|Publisher||Society of Petroleum Engineers||Language||English|
|Content Type||Journal Paper|
Shale Gas-in-Place Calculations Part I: New Pore-Scale Considerations
Ray J. Ambrose, Devon Energy and University of Oklahoma; Robert C. Hartman, Weatherford Labs; and Mery Diaz-Campos, I. Yucel Akkutlu, and Carl H. Sondergeld, University of Oklahoma
|Volume||Volume 17, Number 1||Pages||pp. 219-229|
2011. Society of Petroleum Engineers
|6.9.2 Shale Gas
6.7.1 Estimates of Resource in Place
6.2.1 Phase Behavior and PVT Measurements
|Keywords||Shale, Gas-in-place, Correction|
Using focused-ion-beam (FIB)/scanning-electron-microscope (SEM) imaging technology, a series of 2D and 3D submicroscale investigations revealed a finely dispersed porous organic (kerogen) material embedded within an inorganic matrix. The organic material has pores and capillaries having characteristic lengths typically less than 100 nm. A significant portion of total gas in place appears to be associated with interconnected large nanopores within the organic material.
Thermodynamics (phase behavior) of fluids in these pores is quite different; gas residing in a small pore or capillary is rarefied under the influence of organic pore walls and shows a different density profile. This raises serious questions related to gas-in-place calculations: Under reservoir conditions, what fraction of the pore volume of the organic material can be considered available as free gas, and what fraction is taken up by the adsorbed phase? How accurately is the shale-gas storage capacity estimated using the conventional volumetric methods? And finally, do average densities exist for the free and the adsorbed phases?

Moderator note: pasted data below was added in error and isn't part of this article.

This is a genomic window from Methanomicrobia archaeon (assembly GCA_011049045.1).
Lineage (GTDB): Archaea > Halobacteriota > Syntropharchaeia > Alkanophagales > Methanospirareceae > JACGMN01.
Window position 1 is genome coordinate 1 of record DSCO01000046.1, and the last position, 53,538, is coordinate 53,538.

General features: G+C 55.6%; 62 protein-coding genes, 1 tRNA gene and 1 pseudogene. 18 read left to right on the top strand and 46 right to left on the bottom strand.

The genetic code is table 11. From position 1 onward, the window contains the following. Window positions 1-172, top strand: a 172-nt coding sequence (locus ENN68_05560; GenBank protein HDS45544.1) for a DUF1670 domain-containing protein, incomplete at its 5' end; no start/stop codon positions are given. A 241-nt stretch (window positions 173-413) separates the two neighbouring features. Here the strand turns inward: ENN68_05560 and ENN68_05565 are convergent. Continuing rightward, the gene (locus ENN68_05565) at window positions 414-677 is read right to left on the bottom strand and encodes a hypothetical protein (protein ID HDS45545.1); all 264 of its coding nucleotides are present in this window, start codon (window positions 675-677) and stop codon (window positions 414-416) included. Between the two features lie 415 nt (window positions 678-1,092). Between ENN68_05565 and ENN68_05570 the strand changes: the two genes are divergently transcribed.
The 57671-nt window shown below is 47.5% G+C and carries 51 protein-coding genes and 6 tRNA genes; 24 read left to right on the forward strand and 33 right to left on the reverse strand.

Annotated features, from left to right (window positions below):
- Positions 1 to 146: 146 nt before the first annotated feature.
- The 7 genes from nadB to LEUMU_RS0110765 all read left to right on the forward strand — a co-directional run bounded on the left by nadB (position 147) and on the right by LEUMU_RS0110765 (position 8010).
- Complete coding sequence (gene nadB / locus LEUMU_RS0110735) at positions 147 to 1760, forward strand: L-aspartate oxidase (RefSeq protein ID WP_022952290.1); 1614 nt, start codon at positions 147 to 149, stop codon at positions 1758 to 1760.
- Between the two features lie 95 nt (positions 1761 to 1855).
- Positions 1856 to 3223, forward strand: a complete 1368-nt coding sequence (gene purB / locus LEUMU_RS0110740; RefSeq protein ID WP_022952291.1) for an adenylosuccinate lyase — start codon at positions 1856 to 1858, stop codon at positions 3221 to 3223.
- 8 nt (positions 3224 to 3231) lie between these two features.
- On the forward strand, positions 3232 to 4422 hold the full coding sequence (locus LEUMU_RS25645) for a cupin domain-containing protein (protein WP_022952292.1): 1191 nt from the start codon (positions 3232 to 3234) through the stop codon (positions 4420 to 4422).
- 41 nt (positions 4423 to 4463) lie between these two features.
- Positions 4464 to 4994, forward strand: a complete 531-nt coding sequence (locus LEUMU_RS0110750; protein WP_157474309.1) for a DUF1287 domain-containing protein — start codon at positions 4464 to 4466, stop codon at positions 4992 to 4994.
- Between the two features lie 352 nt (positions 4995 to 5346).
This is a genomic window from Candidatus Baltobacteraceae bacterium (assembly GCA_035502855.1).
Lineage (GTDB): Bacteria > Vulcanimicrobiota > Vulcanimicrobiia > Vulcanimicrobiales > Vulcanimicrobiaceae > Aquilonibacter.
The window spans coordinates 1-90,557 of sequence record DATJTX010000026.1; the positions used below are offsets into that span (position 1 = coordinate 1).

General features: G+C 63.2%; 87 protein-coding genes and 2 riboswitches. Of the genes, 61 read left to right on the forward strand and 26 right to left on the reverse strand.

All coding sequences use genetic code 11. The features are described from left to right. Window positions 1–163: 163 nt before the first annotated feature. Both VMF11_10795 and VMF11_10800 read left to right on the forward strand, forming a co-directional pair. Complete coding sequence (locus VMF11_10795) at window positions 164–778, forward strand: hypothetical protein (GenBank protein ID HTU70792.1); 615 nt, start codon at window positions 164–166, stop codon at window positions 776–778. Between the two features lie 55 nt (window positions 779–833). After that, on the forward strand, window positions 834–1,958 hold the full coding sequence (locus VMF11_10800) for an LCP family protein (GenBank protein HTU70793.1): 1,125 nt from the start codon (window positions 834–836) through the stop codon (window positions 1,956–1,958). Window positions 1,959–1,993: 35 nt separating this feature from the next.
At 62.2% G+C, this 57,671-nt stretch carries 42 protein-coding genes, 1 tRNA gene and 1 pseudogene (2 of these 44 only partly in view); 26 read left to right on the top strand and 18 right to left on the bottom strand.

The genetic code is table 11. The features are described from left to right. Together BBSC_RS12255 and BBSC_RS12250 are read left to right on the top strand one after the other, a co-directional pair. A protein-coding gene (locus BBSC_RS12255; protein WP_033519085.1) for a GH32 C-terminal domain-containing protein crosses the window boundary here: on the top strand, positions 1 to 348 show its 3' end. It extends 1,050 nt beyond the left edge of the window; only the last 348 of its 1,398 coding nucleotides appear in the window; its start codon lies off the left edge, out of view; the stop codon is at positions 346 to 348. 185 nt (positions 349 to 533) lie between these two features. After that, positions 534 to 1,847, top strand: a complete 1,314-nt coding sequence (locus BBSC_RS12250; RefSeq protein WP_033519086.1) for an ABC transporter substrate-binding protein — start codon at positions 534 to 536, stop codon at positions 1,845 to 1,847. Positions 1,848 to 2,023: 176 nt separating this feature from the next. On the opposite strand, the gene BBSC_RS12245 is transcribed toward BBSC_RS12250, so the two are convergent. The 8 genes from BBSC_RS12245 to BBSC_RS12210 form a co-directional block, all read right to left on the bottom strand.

We combine the Langmuir adsorption isotherm with the volumetrics for free gas and formulate a new gas-in-place equation accounting for the pore space taken up by the sorbed phase. The method yields a total-gas-in-place prediction. Molecular dynamics simulations involving methane in small carbon slit-pores of varying size and temperature predict density profiles across the pores and show that (a) the adsorbed methane forms a 0.38 nm monolayer phase and (b) the adsorbed-phase density is 1.8 - 2.5 times larger than that of bulk methane. These findings could be a more important consideration with larger hydrocarbons and suggest that a significant adjustment is necessary in volume calculations, especially for gas shales high in total organic content. Finally, using typical values for the parameters, calculations show a 10 - 25% decrease in total gas-storage capacity compared with that using the conventional approach. The role of sorbed gas is more important than previously thought. The new methodology is recommended for estimating shale gas in place.
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